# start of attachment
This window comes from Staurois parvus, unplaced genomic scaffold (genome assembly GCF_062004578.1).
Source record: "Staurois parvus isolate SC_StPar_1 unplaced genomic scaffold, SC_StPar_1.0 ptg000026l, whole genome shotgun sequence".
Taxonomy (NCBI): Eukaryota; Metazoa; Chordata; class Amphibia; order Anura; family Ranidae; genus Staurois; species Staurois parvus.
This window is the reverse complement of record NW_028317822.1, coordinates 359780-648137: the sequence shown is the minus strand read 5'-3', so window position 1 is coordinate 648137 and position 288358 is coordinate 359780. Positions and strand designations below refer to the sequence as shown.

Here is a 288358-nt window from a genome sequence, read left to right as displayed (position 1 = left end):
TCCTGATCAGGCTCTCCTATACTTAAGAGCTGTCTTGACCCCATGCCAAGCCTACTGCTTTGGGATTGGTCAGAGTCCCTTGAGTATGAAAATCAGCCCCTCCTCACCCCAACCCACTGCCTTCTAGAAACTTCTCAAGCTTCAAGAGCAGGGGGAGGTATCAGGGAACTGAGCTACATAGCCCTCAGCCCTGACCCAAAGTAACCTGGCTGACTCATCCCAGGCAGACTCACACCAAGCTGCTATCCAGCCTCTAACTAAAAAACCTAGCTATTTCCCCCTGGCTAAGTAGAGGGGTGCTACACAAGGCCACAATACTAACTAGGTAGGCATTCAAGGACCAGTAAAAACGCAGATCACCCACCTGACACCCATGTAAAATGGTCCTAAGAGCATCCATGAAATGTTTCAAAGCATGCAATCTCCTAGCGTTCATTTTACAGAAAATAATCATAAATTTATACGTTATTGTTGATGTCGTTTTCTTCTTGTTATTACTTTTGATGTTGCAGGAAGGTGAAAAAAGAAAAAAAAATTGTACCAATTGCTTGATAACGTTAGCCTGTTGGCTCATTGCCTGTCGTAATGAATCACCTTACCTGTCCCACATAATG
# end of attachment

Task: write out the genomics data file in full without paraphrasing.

This window comes from Staurois parvus, unplaced genomic scaffold (genome assembly GCF_062004578.1).
Source record: "Staurois parvus isolate SC_StPar_1 unplaced genomic scaffold, SC_StPar_1.0 ptg000026l, whole genome shotgun sequence".
Taxonomy (NCBI): Eukaryota; Metazoa; Chordata; class Amphibia; order Anura; family Ranidae; genus Staurois; species Staurois parvus.
This window is the reverse complement of record NW_028317822.1, coordinates 359780-648137: the sequence shown is the minus strand read 5'-3', so window position 1 is coordinate 648137 and position 288358 is coordinate 359780. Positions and strand designations below refer to the sequence as shown.

Here is a 288358-nt window from a genome sequence, read left to right as displayed (position 1 = left end):
TCCTGATCAGGCTCTCCTATACTTAAGAGCTGTCTTGACCCCATGCCAAGCCTACTGCTTTGGGATTGGTCAGAGTCCCTTGAGTATGAAAATCAGCCCCTCCTCACCCCAACCCACTGCCTTCTAGAAACTTCTCAAGCTTCAAGAGCAGGGGGAGGTATCAGGGAACTGAGCTACATAGCCCTCAGCCCTGACCCAAAGTAACCTGGCTGACTCATCCCAGGCAGACTCACACCAAGCTGCTATCCAGCCTCTAACTAAAAAACCTAGCTATTTCCCCCTGGCTAAGTAGAGGGGTGCTACACAAGGCCACAATACTAACTAGGTAGGCATTCAAGGACCAGTAAAAACGCAGATCACCCACCTGACACCCATGTAAAATGGTCCTAAGAGCATCCATGAAATGTTTCAAAGCATGCAATCTCCTAGCGTTCATTTTACAGAAAATAATCATAAATTTATACGTTATTGTTGATGTCGTTTTCTTCTTGTTATTACTTTTGATGTTGCAGGAAGGTGAAAAAAGAAAAAAAAATTGTACCAATTGCTTGATAACGTTAGCCTGTTGGCTCATTGCCTGTCGTAATGAATCACCTTACCTGTCCCACATAATG